Tax industry cronyism revealed in IRS emails. The Internal Revenue Service let companies that profit from charging for income tax preparation services write rules that kept free filing options away from American consumers.
Emails obtained by ProPublica suggest that the IRS was working with tax-industry group Free File Alliance in a way that benefited a few big tax businesses over U.S. taxpayers.
Under a public-private partnership program known as Free File, the IRS agreed "not to create its own tax filing system that would pose a threat to the industry's profits," ProPublica reports.
Free File was championed by tax-prep software king Intuit and other big players in the industry. These companies agreed to provide some free tax filing options and limit their marketing of paid options in exchange for the IRS not offering its own free filing option. The arrangement also wound up giving Free File Alliance members free rein to write the rules the program would play by.
It hasn't worked out great. "The program has been declining for years, with less than 3% of eligible Americans using it this year," reports ProPublica. And much of this comes from the fact that tax-prep companies haven't been too keen on making free services known or easily usable.
It's understandable why these private businesses wouldn't want to make a better free product to compete with the paid services they're offering. But it doesn't make sense why the IRS would enthusiastically agree to let them control the free-filing game.
If history is any indication, a government-developed free-file system would probably suck and isn't the answer. But neither is a crony-capitalist alliance that lets a few big players in an industry write all the rules, stifling the kinds of competition and innovation that could truly benefit consumers.
Rep. Katie Hill's resignation and #MeToo politics. I wrote about both today in a column at The Daily Beast, arguing that we must apply sexual standards equally to male and female bosses and politicians.
Defenders of Katie Hill are right to see misogyny and right-wing media malpractice contributing to her resignation from Congress. But in focusing on those factors, they risk looking past the California Democrat's own actions in engaging in the kind of relationship rendered inexcusable by many proponents of the #MeToo movement and mainstream feminism: one between an older boss and a younger subordinate.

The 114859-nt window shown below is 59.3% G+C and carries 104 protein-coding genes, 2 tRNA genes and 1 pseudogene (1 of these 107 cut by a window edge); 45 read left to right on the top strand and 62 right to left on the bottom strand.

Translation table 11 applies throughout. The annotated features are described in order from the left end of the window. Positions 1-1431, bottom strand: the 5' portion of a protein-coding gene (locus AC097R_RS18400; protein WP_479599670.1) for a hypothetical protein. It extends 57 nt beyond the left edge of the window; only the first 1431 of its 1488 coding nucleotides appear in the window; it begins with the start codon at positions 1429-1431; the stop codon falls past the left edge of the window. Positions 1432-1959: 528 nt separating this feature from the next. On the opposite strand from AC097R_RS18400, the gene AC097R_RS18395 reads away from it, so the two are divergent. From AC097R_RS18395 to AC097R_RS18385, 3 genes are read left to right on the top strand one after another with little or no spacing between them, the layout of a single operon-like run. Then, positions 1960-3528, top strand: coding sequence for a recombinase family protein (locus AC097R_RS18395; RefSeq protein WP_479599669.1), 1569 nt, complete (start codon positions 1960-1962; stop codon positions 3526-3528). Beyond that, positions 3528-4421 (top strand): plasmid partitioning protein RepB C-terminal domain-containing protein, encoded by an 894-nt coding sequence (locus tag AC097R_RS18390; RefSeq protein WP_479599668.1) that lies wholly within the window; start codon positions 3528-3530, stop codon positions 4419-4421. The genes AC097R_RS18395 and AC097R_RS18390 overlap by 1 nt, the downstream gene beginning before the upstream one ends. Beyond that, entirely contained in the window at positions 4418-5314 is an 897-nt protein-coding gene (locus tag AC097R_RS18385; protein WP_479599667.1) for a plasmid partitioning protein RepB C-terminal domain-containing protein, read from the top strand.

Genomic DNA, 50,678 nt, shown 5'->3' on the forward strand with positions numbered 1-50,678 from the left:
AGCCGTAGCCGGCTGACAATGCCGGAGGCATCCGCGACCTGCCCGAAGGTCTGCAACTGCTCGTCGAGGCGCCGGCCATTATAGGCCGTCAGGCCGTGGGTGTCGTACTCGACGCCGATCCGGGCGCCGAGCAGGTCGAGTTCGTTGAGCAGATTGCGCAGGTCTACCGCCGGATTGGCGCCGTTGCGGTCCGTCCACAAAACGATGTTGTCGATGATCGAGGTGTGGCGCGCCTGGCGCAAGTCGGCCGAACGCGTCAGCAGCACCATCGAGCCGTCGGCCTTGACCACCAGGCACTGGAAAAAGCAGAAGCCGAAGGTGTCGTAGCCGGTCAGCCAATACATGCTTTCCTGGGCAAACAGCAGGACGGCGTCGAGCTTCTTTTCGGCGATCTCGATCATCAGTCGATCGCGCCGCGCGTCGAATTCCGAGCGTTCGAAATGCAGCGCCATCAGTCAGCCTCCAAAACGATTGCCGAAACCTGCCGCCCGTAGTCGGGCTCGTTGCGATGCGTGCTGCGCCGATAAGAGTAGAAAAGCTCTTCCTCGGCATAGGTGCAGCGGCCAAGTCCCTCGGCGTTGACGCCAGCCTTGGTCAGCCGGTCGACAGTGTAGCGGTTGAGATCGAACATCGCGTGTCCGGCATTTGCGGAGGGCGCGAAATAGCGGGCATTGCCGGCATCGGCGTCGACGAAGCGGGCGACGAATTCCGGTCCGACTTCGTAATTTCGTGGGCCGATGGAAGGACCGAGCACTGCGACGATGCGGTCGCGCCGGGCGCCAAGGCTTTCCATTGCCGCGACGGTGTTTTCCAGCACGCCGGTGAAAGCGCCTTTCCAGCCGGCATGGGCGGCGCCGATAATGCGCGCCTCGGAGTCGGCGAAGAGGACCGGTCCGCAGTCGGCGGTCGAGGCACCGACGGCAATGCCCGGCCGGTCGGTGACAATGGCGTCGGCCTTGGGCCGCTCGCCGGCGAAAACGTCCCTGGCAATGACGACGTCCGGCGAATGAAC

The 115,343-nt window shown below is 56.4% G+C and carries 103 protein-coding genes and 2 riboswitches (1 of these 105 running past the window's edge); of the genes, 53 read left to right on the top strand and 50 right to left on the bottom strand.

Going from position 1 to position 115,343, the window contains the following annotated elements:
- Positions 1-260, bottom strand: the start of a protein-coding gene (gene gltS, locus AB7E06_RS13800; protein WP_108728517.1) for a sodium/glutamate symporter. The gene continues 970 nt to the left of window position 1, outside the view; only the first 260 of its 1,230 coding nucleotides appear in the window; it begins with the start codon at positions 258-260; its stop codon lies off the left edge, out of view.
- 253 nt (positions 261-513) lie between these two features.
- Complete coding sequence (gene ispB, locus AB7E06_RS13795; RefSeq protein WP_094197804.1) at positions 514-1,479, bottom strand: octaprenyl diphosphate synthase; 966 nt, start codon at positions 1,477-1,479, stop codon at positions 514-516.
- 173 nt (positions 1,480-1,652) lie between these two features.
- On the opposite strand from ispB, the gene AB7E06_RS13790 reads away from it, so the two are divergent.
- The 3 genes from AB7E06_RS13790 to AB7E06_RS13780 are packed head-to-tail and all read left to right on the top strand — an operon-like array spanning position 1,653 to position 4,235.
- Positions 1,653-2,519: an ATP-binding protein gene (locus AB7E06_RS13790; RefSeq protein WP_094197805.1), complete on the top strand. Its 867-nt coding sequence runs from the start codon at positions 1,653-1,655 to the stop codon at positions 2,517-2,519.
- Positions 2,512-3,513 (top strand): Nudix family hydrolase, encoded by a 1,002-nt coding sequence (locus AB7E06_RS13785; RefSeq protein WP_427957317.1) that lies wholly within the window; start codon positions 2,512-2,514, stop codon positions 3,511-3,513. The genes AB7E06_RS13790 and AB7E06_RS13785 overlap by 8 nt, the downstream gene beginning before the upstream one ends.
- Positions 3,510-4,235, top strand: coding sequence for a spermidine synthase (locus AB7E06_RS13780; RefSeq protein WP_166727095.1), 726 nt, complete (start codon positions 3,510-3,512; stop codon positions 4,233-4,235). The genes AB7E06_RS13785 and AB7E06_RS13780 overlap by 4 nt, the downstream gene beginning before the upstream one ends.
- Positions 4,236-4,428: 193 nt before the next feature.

If the goals of these movements are to mean anything, then we must evenly apply principles when women are implicated as well as grapple with the gray spaces here.
And if people don't like the outcome when rigid rules are applied to women, then perhaps it's time to rethink the rigidity of those rules in the first place. (More here.)
California fires (and resulting blackouts) are harming millions of people. Wildfires are once again raging in Northern California, causing power blackouts, and the fact that millions are suffering as a result "show just how many nodes of failure Americans are willing tolerate or even encourage," writes Tyler Cowen at Bloomberg. "The practical and moral failings in this matter are so numerous it is hard to know where to start."
Just a reminder that, as my coworker @EricBoehm87 wrote, these guys work for $1 an hour and will likely all be barred from being firefighters when they get out because of California's licensing laws https://t.co/YBRHPdBxom https://t.co/KHnEPPqqnd
— CJ Ciaramella (@cjciaramella) October 29, 2019
Impeachment inquiry gets official. House Speaker Nancy Pelosi said a formal vote by the full House on whether to conduct an impeachment investigation will take place sometime this week. Meanwhile, U.S. Army Lt. Col. Alexander S. Vindman, the White House National Security Council's expert on Ukraine, is scheduled to testify before House impeachment investigators today.
- Massachusetts prosecutors are trying to pin manslaughter charges on another young woman for allegedly urging her boyfriend to commit suicide. (More on their last case of this kind here.)
- Hallie Lieberman takes a great look at the panic about human trafficking at Asian massage parlors in the U.S.
- Just because something is a "gift to Putin" doesn't mean it's not good for people in America and the Middle East, too, writes Robert Wright in Politico Magazine.
- More on how Florida prisons are a disaster.
- Reason Foundation's J.J. Rich writes about why a proposed vaping ban in California would be terrible for public health.
- An interesting project from The Washington Post:
I'm thrilled to be included in this special issue of @wpmagazine entirely written, photographed & illustrated by currently & formerly incarcerated people. TY @washingtonpost @whitneyjoiner @alexamcmahon & @RichardAJust for assembling an incredible crew https://t.co/OrJP9nMDXN
— Piper Kerman (@Piper) October 29, 2019
- More than 5,000 books, magazines, and CDs are banned in Arizona prisons.
- Protecting and serving:
LEAKED TAPE: NY passed historic, common sense bail reform last year. Instead of preparing to comply w/ the new law, prosecutors around the state are getting trained on tricks & loopholes "to jail people that otherwise would be released under the new law."https://t.co/Zq2Vz16lQ0
— Scott Hechinger (@ScottHech) October 29, 2019
Which social media genius decided to film Bernie Sanders --the presidential candidate people accuse of being a socialist -- in front of empty grocery shelvespic.twitter.com/hpPRh7irRU
— Harry Khachatrian (@Harry1T6) October 28, 2019